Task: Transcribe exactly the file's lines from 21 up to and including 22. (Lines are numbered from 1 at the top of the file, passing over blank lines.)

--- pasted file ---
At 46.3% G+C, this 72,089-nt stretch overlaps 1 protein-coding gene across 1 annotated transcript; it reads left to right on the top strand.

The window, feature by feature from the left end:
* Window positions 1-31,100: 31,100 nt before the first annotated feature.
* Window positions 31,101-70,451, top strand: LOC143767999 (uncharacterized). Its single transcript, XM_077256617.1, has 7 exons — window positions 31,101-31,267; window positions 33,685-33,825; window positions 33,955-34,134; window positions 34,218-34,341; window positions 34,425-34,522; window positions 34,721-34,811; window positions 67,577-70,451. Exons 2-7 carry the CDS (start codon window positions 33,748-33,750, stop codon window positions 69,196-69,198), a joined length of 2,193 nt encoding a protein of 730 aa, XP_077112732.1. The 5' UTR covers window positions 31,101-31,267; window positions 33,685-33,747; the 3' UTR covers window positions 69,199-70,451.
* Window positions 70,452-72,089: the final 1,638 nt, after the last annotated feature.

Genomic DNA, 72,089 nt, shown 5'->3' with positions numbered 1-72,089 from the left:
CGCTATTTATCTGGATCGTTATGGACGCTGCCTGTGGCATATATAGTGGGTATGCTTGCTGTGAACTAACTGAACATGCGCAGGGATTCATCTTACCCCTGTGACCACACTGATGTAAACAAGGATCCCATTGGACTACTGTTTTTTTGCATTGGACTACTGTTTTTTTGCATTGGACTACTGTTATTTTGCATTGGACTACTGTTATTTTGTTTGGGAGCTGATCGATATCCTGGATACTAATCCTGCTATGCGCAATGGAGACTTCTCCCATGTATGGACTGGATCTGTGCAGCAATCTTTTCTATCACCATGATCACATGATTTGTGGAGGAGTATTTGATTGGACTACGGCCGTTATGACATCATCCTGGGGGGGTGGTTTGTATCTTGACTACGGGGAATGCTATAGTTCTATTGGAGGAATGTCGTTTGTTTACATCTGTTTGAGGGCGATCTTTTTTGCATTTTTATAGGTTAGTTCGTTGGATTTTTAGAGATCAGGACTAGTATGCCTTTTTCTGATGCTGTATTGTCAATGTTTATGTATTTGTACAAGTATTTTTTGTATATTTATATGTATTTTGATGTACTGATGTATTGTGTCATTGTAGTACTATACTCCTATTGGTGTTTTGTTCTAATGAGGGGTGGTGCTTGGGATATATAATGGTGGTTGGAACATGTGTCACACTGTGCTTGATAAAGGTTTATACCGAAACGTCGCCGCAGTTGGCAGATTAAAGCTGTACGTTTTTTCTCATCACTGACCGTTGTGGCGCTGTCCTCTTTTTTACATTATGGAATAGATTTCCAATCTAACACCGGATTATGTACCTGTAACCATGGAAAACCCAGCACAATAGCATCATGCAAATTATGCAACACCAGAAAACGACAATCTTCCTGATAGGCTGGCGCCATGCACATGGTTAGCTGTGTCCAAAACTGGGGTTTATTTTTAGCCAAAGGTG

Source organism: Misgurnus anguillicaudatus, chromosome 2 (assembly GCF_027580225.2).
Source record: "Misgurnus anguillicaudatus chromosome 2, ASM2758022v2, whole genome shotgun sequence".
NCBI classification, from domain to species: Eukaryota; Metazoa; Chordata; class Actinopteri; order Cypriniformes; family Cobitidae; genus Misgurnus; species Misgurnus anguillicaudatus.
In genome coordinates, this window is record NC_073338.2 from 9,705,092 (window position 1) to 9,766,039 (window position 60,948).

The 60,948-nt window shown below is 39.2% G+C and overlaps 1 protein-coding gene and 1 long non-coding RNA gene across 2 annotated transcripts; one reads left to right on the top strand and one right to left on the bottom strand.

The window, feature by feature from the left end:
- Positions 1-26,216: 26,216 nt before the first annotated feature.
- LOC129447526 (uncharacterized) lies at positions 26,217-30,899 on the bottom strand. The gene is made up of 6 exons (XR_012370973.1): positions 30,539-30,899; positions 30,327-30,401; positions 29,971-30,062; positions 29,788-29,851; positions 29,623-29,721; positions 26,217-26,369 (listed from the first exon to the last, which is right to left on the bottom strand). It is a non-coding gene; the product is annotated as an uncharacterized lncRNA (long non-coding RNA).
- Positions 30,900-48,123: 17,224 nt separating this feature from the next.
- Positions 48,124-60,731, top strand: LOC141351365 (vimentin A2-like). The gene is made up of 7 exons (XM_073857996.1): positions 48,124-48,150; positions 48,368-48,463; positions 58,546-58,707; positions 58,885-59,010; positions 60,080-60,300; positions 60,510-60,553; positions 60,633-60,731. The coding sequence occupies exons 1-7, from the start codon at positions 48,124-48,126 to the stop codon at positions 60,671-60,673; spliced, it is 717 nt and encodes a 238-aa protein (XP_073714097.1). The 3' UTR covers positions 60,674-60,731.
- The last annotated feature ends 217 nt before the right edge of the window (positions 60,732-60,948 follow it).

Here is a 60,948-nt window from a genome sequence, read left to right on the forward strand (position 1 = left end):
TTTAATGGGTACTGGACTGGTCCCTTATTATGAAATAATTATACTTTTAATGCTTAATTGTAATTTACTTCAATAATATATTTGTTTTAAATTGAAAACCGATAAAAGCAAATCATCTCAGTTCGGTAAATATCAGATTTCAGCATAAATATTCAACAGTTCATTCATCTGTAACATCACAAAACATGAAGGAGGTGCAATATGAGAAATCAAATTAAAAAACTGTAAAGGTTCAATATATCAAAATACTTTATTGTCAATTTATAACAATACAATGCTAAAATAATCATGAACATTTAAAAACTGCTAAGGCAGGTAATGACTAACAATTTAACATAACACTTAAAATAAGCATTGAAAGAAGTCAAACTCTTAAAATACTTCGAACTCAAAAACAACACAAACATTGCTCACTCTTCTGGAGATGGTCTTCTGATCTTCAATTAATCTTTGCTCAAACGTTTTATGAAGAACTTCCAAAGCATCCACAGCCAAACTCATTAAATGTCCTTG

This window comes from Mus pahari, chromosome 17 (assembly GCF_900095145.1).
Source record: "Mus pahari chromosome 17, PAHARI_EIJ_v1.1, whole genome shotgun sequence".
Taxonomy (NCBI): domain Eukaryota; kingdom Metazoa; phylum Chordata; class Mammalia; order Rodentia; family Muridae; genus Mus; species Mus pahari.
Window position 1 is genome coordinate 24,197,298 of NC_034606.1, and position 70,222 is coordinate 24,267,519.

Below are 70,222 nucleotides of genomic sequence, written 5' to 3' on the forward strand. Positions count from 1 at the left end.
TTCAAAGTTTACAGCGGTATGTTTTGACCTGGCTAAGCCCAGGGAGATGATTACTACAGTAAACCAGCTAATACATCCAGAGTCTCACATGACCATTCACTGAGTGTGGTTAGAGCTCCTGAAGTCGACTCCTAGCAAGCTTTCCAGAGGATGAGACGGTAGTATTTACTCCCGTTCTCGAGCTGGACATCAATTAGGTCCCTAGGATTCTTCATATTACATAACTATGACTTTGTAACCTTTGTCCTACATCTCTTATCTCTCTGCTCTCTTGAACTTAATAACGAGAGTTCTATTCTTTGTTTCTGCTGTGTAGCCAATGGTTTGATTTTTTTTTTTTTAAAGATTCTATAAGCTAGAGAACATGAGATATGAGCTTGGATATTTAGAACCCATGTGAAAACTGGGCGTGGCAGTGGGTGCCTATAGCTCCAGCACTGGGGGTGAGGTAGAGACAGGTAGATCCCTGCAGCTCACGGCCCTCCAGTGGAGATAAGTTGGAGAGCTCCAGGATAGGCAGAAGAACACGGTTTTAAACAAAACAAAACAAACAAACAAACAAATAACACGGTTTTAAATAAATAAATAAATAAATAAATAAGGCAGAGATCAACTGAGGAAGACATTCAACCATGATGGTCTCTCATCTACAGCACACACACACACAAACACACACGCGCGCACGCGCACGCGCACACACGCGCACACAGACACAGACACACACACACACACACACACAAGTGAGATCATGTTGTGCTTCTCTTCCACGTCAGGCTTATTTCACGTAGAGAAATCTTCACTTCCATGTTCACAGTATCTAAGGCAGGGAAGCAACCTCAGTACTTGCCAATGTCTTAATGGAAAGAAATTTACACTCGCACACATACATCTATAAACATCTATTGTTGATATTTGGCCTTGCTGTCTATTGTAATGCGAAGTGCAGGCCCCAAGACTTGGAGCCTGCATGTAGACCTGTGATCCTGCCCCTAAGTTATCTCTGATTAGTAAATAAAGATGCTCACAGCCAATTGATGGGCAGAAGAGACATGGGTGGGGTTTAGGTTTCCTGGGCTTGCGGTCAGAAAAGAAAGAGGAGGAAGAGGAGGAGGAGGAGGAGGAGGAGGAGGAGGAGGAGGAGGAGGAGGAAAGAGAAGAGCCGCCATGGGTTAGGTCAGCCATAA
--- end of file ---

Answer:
This window comes from Mus pahari, chromosome 17 (assembly GCF_900095145.1).
Source record: "Mus pahari chromosome 17, PAHARI_EIJ_v1.1, whole genome shotgun sequence".